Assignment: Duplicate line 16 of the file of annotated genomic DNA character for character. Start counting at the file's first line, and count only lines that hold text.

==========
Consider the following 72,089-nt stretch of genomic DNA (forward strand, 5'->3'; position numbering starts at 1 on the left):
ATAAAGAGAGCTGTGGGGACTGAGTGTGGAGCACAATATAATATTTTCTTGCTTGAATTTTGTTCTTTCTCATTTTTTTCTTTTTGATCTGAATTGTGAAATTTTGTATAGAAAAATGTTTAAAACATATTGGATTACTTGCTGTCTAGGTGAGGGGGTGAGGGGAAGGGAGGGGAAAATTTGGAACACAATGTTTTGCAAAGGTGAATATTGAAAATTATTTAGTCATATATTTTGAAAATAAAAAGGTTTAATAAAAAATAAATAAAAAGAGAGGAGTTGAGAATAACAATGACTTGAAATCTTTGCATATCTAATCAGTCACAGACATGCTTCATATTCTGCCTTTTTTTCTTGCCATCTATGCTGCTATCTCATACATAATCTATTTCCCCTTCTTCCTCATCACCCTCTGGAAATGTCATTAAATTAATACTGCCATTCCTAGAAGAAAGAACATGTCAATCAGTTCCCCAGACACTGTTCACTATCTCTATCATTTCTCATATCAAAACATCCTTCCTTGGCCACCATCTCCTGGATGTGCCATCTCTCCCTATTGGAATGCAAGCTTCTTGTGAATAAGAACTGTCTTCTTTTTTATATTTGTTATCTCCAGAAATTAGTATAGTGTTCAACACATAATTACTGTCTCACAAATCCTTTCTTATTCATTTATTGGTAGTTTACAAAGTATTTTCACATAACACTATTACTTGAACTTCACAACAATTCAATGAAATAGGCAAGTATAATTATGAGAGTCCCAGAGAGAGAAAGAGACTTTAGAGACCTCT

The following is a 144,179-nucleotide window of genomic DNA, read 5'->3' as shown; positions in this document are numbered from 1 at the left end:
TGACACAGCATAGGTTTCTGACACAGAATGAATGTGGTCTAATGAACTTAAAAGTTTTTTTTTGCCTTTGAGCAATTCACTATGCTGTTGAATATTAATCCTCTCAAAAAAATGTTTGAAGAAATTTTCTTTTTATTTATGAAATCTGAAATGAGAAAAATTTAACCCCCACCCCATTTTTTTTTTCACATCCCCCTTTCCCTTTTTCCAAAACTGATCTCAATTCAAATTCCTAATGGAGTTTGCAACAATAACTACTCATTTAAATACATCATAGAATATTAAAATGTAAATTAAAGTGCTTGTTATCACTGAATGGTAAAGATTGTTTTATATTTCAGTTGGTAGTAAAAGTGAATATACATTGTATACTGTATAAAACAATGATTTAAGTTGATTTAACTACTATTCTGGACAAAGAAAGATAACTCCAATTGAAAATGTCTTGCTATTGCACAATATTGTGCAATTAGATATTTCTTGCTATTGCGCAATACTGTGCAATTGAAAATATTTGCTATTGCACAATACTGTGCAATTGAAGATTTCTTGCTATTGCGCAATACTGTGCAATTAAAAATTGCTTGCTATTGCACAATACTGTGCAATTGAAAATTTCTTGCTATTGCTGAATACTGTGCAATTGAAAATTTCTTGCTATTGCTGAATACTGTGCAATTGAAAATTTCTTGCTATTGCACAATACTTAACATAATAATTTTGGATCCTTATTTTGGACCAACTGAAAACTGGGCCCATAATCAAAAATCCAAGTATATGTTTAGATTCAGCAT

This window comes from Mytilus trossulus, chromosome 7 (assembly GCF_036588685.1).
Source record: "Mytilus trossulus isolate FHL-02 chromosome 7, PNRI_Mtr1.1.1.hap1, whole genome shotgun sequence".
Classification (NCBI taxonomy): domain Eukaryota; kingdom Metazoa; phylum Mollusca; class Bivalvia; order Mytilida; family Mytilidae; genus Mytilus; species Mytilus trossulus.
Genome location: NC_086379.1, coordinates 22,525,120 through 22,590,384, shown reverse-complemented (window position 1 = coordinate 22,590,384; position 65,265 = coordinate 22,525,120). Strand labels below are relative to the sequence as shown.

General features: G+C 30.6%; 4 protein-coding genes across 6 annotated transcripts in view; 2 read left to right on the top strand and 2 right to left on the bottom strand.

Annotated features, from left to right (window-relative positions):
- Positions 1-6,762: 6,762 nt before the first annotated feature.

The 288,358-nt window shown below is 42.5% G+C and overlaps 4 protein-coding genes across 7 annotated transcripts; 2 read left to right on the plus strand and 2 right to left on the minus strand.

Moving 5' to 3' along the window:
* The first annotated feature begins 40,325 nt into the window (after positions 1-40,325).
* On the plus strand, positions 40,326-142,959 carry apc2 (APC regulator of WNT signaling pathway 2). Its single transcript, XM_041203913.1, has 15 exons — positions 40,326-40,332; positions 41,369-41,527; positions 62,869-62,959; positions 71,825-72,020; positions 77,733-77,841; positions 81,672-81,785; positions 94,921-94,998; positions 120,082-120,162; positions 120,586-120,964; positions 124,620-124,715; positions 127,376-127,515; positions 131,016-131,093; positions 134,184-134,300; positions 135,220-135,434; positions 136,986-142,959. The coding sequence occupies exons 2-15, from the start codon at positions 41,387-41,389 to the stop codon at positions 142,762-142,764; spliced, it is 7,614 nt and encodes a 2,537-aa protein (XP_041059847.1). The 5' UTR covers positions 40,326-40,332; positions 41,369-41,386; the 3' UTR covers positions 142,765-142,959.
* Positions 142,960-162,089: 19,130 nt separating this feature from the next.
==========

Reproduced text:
* Positions 142,960-162,089: 19,130 nt separating this feature from the next.